Jesus Christ Superstar!

For the past nine years I have been  on a trek through the Old Testament. I am taking my time rather than doing the yearly schedule I used to do. Reading the Bible through in a year doesn’t work at this point in my life. It is important to get a overview of the Bible and that is where a year-long schedule can help, but taking it slow teaches more about life and living. It has been great  savoring all that God thought important enough for all of us to read and understand.  It has been eye-opening to get to know the various people in biblical history and how God worked with them.

In looking at David in the books of Samuel and Psalms, it is amazing how much we can learn about his life and motivations. We can get to know people like David though God’s point of view and because of that we might get to know them better than people who actually are around us.

The Old Testament is amazing. There is so much  grace and love shown to some very human people. Things, for example, like polygamy and idolatry have been puzzling.  Even more puzzling is how commentaries and theologians explain these various issues of the Old Testament.  Many times I would read about a specific event that was difficult to follow or explain so I would try looking them up in my reference books. Many times I would find 2, 3 or 4 different explanations about what was going on. It got a little discouraging trying to figure who was right until God stepped in and reminded me to keep it simple. Then it just rolled out beautifully.

A good thing to remember is that the Bible is descriptive as well as prescriptive.  Sometimes, God describes things that went on without commenting on whether they were right or wrong. I use polygamy as an example because some of the great patriarchs had multiple wives and concubines. The multiple wives of Jacob and Elkanah, David and many more examples are all described.  I know that God designed marriage in the beginning to be monogamous. That is pretty simple. Marriage should be a blessing.

Jacob’s family was dysfunctional because of all the wives and their offspring. In the books of Samuel, this issue is front and center as David moved into becoming the king. It was a source of pressure and difficulty in causing factions, political maneuverings and war. God certainly doesn’t advocate polygamy, but humans do human things and those human things cause messes. Those messes teach us a lot. It is as simple as that.

I was thinking about this on my walk today and all of a sudden I was humming “Jesus Christ, Superstar!” under my breath. We are so blessed to live in the New Testament era.  Jesus Christ is God’s prescription for all our humanness. It is worth singing about! The Old Testament believers looked to his coming, but we have him today. When you stop and think about this and its ramifications, it puts a spring in your step. It is a big change when one thinks about the significance of the Lordship of Jesus Christ. The fact that he was raised  from the dead is enormous!  He is alive! The church that he is gathering is different from the Old Testament tabernacle and temple. In addition, Holy spirit was upon certain men and women in the Old Testament. Today holy spirit is available to all who believe.  We need to tear down the bricks and old structure, along with tossing out the passive pews and podiums in our minds in relating to God as well as how we relate to each other. It is interesting to think about what this can look like.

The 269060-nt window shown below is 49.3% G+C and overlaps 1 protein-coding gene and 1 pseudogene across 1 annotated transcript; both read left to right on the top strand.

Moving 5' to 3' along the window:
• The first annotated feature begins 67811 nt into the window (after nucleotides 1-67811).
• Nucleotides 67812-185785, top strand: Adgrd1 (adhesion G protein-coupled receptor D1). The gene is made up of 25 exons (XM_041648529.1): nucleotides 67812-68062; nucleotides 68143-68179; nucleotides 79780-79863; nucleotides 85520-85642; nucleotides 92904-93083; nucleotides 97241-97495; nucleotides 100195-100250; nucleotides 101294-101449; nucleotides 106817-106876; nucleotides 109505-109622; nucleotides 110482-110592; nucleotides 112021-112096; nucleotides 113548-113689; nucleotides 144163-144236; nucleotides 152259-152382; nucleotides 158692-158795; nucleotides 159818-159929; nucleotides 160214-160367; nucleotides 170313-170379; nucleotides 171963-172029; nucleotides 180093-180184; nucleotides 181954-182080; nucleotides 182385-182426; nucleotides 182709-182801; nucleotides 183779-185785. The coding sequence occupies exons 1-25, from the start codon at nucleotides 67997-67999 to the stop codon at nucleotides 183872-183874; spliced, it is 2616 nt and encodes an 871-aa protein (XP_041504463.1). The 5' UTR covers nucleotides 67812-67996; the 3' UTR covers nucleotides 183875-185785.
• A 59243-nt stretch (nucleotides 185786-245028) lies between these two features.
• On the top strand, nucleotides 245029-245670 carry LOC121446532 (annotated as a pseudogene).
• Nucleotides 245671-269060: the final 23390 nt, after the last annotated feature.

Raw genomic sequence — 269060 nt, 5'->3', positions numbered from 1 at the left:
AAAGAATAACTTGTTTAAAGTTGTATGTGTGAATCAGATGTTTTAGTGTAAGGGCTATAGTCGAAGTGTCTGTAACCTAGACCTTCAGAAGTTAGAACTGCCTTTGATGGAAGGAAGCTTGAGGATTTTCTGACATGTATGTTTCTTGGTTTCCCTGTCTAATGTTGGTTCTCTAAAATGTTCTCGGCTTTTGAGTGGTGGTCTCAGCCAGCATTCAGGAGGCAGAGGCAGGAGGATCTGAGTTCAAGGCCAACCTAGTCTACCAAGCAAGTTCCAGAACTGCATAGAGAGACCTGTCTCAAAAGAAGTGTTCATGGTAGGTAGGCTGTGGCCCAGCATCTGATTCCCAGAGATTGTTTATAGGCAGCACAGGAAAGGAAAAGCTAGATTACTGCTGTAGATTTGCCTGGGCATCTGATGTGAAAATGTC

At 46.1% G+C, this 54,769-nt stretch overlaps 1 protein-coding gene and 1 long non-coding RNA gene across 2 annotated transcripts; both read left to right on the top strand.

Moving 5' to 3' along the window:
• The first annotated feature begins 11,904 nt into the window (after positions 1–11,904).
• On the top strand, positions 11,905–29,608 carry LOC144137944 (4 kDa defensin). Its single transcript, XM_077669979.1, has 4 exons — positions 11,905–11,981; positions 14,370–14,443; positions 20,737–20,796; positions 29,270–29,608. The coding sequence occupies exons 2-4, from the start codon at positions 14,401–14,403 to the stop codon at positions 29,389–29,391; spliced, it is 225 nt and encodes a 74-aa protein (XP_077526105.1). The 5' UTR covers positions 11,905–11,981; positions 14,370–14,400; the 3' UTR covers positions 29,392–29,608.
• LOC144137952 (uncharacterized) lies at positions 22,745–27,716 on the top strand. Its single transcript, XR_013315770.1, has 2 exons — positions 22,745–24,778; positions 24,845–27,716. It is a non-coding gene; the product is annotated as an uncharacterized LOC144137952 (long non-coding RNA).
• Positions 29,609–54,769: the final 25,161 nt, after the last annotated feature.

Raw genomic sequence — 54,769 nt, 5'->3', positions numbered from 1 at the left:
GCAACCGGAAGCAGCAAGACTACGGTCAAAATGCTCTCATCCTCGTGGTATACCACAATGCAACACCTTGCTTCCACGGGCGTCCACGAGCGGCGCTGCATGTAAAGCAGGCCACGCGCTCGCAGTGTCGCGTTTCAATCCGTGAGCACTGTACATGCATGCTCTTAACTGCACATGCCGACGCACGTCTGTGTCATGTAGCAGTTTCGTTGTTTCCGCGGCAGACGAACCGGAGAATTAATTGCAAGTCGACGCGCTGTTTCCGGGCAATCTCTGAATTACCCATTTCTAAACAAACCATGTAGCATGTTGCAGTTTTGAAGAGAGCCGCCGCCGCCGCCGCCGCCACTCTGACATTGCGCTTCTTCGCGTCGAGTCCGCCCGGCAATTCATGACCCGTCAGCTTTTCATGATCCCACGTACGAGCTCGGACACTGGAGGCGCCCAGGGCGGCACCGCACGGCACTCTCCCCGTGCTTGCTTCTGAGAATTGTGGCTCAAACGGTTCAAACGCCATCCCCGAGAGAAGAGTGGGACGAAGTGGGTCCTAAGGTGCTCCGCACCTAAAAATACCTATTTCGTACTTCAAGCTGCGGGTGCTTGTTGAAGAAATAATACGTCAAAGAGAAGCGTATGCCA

As I walked today, I was thankful that my trek through the Old Testament is even more meaningful through the lens of the  New Testament context. As so often happens when reading, the New Testament enriches and takes God’s love and grace to a whole other level.



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The Anointings of David

In the books of Samuel, three anointings of David are recorded in:

I Samuel 16:12-13 (Samuel anointed David)
II Samuel 2:4 (men of Judah did the anointing)
II Samuel 5:3 (elders of Israel anointed David

When Samuel anointed David, he was a young sheep herder and Saul was the king of the Hebrews. Saul had shown that  he cared more about what the people thought rather than God. The Lord rejected Saul as king. When David was anointed with the horn of oil, the Spirit of the Lord came upon David and he certainly would need that power in all that God wanted him to do.

David was the youngest of the eight sons of Jesse. Three of his older brothers served in Saul’s army. In the famous confrontation of Goliath, none of Saul’s men had the courage to take on Goliath.  David did and got the job done, but not without some chiding from his oldest brother. Despite his age, Saul asked to see him and David convinced him that he would take care of Goliath. Saul tried to give David his armor and sword but David did not  feel he could use them and he handled Goliath with a sling and stone:

44 And the Philistine said to David, Come to me, and I will give thy flesh unto the fowls of the air, and to the beasts of the field.45 Then said David to the Philistine, Thou comest to me with a sword, and with a spear, and with a shield: but I come to thee in the name of the Lord of hosts, the God of the armies of Israel, whom thou hast defied.46 This day will the Lord deliver thee into mine hand; and I will smite thee, and take thine head from thee; and I will give the carcases of the host of the Philistines this day unto the fowls of the air, and to the wild beasts of the earth; that all the earth may know that there is a God in Israel. 47 And all this assembly shall know that the Lord saveth not with sword and spear: for the battle is the Lord’s, and he will give you into our hands. 1 Samuel 17:44-47